News & Insight

December 21, 2017
Misnomers, Mercury and Musings

Misnomers, Mercury and Musings


he BVCA – the industry body for private equity and venture capital in the UK – has published for consultation an updated suite of model documents for use in early stage investments.[1] The publication follows a review by the BVCA’s Legal & Accounting and Venture Capital Committees.

‘Early-stage’ misnomer?

The reference to ‘early’ in the title remains something of a misnomer: the model documents are aimed squarely at Series A type transactions and beyond; in our view – and the BVCA say the same – for pre-Series A seed and early stage rounds these documents are the sledgehammer that you don’t need to crack a nut.

Series A

Why the continuing reference to ‘early-stage’ in the title? Why not do-what-it-says-on-the-tin and refer to ‘Series A+’? Why not go a step further and loosely define ‘Series A’? How about:

“The first equity funding round, typically in excess of £’X’ million and raised from one or more institutional investors, that is designed to move a venture (that has succeeded in the proof of concept ‘beta’ stage) on a journey – likely by further rounds of funding – towards revenue at scale and profitability.”

Admittedly, that probably wouldn’t work for life science ventures or you’d need a life science specific definition. In fact, if you put a bunch of founders, investors, lawyers and advisors in a room, they would argue long into the night on that one; but why shouldn’t the BVCA as industry body lead the argument?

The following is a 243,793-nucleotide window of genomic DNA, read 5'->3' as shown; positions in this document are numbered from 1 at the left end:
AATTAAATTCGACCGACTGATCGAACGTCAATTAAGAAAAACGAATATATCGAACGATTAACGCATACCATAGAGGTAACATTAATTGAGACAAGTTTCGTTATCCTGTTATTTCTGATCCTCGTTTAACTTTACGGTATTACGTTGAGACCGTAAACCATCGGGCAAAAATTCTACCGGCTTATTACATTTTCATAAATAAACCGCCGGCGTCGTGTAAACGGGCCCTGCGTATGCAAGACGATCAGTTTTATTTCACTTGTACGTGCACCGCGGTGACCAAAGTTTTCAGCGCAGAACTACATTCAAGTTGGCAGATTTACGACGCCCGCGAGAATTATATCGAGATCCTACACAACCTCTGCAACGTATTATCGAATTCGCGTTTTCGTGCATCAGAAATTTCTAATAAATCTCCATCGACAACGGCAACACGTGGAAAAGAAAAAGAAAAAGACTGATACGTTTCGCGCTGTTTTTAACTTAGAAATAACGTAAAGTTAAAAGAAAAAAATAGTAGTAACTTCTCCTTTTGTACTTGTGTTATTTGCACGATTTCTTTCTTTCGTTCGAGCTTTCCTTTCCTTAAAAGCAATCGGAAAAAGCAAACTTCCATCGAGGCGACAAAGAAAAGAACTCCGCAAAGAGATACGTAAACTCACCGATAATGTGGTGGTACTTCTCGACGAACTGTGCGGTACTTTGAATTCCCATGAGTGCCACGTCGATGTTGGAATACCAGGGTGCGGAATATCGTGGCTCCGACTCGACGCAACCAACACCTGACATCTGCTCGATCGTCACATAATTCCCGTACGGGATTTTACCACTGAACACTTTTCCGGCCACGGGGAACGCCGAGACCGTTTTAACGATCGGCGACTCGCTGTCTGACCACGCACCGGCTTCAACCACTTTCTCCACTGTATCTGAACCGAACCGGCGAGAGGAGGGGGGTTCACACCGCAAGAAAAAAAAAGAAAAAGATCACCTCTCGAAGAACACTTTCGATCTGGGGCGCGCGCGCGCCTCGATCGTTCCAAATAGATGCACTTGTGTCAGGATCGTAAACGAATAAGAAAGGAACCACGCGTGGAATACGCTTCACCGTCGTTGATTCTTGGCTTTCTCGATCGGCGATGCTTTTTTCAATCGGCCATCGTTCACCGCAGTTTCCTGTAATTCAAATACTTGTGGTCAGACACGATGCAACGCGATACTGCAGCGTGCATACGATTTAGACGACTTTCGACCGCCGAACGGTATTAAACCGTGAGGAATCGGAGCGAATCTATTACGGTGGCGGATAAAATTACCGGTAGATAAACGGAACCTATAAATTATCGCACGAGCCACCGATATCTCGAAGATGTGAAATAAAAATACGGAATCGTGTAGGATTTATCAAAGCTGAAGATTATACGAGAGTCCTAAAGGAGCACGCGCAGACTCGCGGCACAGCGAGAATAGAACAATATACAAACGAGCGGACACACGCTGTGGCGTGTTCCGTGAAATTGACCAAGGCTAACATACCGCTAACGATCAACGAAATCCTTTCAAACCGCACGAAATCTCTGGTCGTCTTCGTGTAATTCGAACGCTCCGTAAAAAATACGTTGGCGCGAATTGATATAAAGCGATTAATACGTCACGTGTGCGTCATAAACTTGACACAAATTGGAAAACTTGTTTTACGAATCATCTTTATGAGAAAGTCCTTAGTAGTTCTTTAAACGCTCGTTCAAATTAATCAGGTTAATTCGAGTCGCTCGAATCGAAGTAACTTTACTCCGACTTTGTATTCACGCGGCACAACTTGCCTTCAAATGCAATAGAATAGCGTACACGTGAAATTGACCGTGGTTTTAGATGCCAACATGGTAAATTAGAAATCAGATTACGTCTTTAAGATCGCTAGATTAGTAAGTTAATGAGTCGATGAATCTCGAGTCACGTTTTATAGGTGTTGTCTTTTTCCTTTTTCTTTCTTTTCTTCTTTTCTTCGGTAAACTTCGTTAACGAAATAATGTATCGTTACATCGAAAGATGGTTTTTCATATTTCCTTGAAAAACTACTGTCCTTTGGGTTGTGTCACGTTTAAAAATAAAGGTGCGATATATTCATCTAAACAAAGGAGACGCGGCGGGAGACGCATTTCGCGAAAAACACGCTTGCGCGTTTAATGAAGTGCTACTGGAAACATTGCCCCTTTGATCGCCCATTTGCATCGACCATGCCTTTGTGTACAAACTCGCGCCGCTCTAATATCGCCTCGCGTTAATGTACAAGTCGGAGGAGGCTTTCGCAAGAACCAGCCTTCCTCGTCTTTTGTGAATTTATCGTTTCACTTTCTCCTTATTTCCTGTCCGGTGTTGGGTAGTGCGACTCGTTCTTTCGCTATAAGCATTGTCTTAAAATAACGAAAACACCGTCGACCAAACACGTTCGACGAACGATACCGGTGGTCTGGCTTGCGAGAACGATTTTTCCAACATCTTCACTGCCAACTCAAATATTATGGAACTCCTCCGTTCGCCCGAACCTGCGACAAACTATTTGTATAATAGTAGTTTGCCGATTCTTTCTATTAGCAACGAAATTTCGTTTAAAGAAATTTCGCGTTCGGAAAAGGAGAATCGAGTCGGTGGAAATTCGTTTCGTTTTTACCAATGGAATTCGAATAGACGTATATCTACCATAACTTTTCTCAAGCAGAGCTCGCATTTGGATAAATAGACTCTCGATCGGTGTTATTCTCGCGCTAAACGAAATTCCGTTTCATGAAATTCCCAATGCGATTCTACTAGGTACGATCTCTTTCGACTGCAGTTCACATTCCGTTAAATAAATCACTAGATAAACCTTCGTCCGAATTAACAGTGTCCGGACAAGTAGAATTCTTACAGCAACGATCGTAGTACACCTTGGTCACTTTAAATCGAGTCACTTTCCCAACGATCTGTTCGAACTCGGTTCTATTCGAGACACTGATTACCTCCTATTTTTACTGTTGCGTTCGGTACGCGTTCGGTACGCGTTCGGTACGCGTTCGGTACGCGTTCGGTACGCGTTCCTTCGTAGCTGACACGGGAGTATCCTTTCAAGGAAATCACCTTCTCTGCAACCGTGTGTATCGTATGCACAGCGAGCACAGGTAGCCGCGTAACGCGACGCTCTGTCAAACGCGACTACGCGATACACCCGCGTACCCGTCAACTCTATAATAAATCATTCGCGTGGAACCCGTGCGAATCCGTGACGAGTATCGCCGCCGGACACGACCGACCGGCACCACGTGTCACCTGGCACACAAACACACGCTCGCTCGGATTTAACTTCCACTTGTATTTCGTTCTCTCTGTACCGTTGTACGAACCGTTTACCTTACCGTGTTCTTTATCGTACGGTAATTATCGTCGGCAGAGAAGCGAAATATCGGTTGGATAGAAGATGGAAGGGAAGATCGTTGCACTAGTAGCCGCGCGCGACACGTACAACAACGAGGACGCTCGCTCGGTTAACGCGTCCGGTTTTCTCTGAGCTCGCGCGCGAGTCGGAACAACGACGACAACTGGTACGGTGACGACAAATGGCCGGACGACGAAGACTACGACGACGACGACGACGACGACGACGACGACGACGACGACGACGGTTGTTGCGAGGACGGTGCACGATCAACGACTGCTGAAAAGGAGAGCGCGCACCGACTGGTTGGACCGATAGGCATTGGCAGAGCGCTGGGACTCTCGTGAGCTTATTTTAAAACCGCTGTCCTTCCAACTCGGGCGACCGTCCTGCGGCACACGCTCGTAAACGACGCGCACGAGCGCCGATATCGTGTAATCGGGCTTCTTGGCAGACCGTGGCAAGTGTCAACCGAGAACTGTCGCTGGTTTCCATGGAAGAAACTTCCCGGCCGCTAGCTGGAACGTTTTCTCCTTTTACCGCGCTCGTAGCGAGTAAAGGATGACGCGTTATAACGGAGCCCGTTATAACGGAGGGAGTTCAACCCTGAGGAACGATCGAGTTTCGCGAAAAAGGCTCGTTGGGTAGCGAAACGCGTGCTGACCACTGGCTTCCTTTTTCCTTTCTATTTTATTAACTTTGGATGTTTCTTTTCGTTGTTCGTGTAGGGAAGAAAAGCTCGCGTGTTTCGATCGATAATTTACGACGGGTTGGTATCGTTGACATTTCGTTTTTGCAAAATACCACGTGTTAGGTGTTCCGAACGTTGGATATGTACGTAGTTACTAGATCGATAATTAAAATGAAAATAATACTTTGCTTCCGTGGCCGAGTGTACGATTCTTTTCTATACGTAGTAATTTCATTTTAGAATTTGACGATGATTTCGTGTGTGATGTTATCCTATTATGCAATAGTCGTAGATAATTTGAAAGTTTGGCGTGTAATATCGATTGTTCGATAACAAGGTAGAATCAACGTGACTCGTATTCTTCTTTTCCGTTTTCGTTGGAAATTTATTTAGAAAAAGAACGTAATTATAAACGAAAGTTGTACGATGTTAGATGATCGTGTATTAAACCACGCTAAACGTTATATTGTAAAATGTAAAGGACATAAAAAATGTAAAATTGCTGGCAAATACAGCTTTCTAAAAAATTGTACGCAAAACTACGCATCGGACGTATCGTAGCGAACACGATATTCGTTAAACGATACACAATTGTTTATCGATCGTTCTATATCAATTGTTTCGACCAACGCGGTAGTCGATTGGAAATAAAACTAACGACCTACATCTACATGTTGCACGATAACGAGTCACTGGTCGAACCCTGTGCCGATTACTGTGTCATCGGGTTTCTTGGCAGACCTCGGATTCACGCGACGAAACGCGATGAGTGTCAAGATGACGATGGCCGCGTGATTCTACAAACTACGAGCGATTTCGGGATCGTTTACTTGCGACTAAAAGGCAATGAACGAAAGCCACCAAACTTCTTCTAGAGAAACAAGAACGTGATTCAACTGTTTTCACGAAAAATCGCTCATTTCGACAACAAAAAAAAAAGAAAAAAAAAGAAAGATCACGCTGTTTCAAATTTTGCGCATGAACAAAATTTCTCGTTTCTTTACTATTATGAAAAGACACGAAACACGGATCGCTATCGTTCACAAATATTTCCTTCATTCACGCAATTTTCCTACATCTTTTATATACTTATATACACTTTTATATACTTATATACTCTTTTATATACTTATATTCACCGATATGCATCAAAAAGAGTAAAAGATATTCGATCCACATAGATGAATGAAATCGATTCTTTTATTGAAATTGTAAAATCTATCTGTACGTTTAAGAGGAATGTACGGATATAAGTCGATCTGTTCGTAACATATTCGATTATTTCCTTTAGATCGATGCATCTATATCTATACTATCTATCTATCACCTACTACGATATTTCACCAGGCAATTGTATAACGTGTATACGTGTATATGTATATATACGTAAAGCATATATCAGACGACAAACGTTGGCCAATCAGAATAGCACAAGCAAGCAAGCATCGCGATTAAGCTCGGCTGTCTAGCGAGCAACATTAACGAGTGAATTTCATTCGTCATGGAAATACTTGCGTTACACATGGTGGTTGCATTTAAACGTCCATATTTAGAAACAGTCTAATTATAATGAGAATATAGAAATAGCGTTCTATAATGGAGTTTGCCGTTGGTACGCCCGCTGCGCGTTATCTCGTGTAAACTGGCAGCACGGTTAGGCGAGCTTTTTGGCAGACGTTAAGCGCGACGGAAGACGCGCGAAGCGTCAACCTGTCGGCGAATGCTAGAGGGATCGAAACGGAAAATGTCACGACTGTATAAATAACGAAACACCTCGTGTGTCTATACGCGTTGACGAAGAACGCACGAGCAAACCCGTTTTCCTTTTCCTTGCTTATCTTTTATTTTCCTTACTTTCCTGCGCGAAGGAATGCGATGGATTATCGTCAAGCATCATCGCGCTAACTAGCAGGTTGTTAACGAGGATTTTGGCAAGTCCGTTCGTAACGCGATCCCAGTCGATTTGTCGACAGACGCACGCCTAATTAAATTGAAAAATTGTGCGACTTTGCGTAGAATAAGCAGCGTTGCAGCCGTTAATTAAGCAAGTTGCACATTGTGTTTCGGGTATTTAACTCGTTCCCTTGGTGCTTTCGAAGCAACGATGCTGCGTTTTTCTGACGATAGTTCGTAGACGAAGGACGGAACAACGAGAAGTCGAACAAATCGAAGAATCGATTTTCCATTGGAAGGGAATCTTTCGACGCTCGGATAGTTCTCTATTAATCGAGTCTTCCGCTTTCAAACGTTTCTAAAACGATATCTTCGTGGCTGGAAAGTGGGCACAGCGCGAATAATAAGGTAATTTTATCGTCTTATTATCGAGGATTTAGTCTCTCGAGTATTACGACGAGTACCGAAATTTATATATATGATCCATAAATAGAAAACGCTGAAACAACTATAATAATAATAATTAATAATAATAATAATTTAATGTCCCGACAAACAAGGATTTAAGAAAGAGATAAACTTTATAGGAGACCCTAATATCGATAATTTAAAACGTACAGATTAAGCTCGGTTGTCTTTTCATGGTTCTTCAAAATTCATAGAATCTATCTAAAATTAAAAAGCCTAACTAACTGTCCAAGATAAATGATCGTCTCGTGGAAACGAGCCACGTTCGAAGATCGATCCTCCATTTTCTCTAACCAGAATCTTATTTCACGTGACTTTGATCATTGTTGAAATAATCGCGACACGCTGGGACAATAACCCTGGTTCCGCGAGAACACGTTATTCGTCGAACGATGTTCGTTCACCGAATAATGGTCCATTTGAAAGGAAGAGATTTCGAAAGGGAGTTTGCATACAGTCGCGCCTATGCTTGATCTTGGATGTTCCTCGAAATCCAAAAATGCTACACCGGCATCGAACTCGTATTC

And then what is the value of £’X’? A million quid perhaps, many will say that is far too low; but, really, how many investors in UK venture tech are willing to write £1 million + cheques (un-tranched) for an embryonic ‘business’ that is just starting to crystallise around a founder team with a good idea or two?

Having a recognised definition will be immeasurably helpful even if it is only used to define what is not a Series A type investment and what the model documents are not designed to paper; and obvious examples are early stage/seed angel investments, two party joint venture type arrangements and management buy-outs.

Of more practical benefit, with the definition in hand, we might then be able to reach some consensus on certain structural issues as they present at the foot of the cap table; for instance, should early stage companies have just the one class of shares (Ords for all) or – as we generally advise – is the most frictionless structure actually Ords (for management) and A Ords (for investors)?

Where are the model seed documents?

Advisors, founders and investors might be reading this or already thinking when are we going to see a suite of model documents for pre-Series A funding rounds? Sure, a few different bodies have attempted this task (Seedsummit for instance[2]; and then SeedLegals are having a decent crack at it[3]) but there is still a smorgasbord of terms out there claiming to be ‘standard’.

If companies are not starting off raising seed funds using a commonly accepted standard form of documents, how confusing must it be for management to get to Series A and then be told that there is now a ‘standard’ to adopt. You would have thought it could be the other way around: standardised documents at the beginning when the company, has not done much and there are fewer variables to consider; and tailored, bespoke, documents later on when there is a proper business going and genuine value (whether or not tangible) to agree to chop up.